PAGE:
English Abstracts in Open Access Translation Studies Journals in Spain (2011-12): Errors in the Writing, Editing and Publishing Chain

English Abstracts in Open Access Translation Studies Journals in Spain (2011-12): Errors in the Writing, Editing and Publishing Chain

Daniel Linder (University of Salamanca, Salamanca, Spain)
Copyright: © 2014 |Pages: 16
DOI: 10.4018/irmj.2014070102
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Abstract

In this study of 197 abstracts from the ten most prestigious open access Translation Studies journals published in Spain between 2011-12, 73 of 197 abstracts (37%) were found to contain a total of 128 errors (75 grammatical, 42 vocabulary-related and 11 typographical). Three “risk factors” were suspected to correlate with higher error incidence (>40% error rate), namely: 1. when abstracts do not conform to the author's guidelines for language and length; 2. when abstracts appear in monographic issues or dossiers within issues; and 3. when abstracts appear in journals published only electronically. A higher error incidence was found to correspond with those journals that presented all three risks (3/4 (75%). A correspondence between high incidence of error and individual risk factors was also found: 67% of electronic only published journals, 71% of monographic guest-edited journals and 57% of journals with length non-compliance had higher error incidences. Several recommendations for journal editors and abstract authors are provided.
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1. Introduction

Researchers who can provide evidence of the international dissemination of their scientific production can accrue prestige for their careers and become eligible for senior faculty positions and for promotion to positions of academic and research management. In a similar fashion, specialized journals whose articles are widely cited beyond the borders of the countries where they are published can accrue prestige for the publication and the journal editor(s). Undoubtedly, the English abstracts that accompany the articles written in specialized journals in other languages play a significant role in establishing international visibility for the research article authors and the journals where the articles appeared. Swales, who defines research article abstracts as single-paragraph, full-sentence summaries of research reports that can be either indicative (describing the research and methodology) or informative (describing the research, methodology and results), describes how good abstracts can attract readers: “We know from many studies that readers of academic journals employ a vast amount of skimming and scanning. If they like your abstract, they may read your paper, or at least a part of it. If they do not like it, they may not.” (1994: 210)

Abstracts are not marginal and complementary texts, but an essential, integral link to the articles themselves. Given the increasing importance of visibility of scientific production in open access repositories, databases, bibliographies, indexes and other resources on the Internet and the internationalization of expertise through the English language, authors should be aware of the importance of correct translation/revision of English abstracts contributed to journals in the field of Translation Studies (TS). The quality of the abstracts in English that accompany scientific production in TS can arouse interest and lead to researchers receiving international citations. As Sternberg states, “Whether your article will be read by many people, few people, or virtually none at all thus can be largely a function of the title and the abstract.” (37) because “(…) most people will read your abstract only if your title interests them, and will read your article only if your abstract interests them.” (40).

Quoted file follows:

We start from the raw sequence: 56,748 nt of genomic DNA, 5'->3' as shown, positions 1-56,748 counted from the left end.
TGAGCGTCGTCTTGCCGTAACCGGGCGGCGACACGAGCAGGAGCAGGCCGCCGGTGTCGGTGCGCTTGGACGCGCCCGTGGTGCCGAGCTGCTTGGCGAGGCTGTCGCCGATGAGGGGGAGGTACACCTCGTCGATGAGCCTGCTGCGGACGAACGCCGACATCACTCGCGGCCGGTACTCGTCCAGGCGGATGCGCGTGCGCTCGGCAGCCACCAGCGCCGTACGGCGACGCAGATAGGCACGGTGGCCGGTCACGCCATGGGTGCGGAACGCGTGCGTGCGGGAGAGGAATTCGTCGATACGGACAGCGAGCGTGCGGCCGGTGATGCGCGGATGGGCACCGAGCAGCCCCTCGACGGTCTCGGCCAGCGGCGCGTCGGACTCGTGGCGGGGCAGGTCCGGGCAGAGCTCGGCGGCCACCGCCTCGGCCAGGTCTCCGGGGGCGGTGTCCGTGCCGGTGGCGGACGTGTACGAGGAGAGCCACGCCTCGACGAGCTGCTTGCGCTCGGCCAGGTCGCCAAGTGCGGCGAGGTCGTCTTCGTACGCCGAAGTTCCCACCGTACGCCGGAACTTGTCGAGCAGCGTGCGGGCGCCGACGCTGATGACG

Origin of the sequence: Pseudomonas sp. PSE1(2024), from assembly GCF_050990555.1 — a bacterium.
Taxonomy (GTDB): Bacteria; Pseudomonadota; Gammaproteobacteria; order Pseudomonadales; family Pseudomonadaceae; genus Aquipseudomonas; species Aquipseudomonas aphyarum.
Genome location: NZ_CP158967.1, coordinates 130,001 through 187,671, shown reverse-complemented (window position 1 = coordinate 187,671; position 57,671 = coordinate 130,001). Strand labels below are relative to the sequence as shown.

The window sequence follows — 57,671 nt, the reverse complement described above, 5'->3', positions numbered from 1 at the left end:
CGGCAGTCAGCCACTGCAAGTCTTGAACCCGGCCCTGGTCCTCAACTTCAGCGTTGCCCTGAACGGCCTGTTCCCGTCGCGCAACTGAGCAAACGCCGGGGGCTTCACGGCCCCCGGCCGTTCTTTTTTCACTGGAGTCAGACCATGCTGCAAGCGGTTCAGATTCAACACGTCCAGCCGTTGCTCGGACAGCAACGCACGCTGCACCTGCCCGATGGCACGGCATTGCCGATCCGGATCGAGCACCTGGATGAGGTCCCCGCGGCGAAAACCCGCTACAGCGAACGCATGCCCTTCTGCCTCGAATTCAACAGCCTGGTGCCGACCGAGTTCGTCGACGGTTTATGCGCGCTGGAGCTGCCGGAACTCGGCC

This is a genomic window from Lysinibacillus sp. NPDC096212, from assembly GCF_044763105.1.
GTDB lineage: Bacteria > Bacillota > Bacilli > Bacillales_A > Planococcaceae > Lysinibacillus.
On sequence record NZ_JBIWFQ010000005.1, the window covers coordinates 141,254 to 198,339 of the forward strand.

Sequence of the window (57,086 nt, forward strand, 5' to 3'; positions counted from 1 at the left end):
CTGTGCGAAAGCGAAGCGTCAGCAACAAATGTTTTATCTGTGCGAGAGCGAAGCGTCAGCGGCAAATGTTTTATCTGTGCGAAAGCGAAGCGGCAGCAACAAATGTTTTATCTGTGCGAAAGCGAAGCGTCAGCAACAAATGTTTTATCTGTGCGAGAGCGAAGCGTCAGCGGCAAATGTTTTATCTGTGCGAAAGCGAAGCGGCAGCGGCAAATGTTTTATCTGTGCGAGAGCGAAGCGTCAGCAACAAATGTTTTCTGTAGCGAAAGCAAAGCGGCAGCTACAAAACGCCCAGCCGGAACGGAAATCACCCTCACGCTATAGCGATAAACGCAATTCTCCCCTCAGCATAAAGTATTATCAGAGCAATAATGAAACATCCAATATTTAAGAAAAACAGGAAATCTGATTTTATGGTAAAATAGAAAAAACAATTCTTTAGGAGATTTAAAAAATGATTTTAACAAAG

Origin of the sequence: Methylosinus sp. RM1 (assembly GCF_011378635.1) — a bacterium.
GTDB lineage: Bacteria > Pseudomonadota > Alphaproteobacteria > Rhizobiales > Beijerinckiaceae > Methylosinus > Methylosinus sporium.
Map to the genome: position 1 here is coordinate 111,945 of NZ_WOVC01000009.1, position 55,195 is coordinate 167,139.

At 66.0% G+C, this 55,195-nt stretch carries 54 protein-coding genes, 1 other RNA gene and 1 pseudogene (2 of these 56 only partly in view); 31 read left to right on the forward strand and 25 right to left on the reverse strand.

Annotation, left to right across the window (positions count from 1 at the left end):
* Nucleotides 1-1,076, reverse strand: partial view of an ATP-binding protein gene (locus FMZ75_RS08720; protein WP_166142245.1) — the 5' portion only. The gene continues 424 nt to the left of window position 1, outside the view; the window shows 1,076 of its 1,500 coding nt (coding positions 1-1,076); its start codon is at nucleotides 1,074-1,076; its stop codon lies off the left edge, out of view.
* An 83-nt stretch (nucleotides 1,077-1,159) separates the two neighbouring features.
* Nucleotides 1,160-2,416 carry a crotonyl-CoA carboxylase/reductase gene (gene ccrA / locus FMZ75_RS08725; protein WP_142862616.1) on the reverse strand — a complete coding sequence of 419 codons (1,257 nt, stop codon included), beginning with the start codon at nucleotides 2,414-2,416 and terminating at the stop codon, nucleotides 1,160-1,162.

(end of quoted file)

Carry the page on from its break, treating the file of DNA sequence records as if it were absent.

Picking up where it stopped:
For specialized journals in other languages, the English abstracts are key in this process of international diffusion of scientific knowledge, as they are a nexus of contact between foreign language papers and monographs and the international audiences that can be lured to them by means of their appeal and interest. However, if these English abstracts accompanying articles written in foreign languages contain errors, it is unlikely that readers will “like” or “be interested” in them, and read the articles. Studies by Bielski & Bielska (2008), Busch-Lauer (1995), Johns (1992) and Linder (2013) have pointed to cases in which the English-language abstracts in journals published mainly in foreign languages contain errors.

The case of English abstracts in open access Translation Studies journals in Spain is an interesting locus of interaction for academic authors, journal editors and their potential international readerships. Though none of the Spanish journals are listed in the Arts and Humanities Citation Index, many TS journals are propelling themselves toward international visibility by becoming freely available on the internet (this number has increased from seven in 2012 to ten in 2014; see Linder 2013). For many authors writing about such topics as translation history of Spain, translation into Spanish and the three other co-national languages (Catalan, Gallician and Basque), and the reception of translated texts in this vast multilingual and multicultural territory, local journals are where the audiences they want to reach are located, though authors also want these articles to have the international repercussions that the English abstracts accompanying them can generate. The dynamics of both authors and journal editors seeking greater international visibility makes the Spanish TS journal scenario an important focus for our attention.

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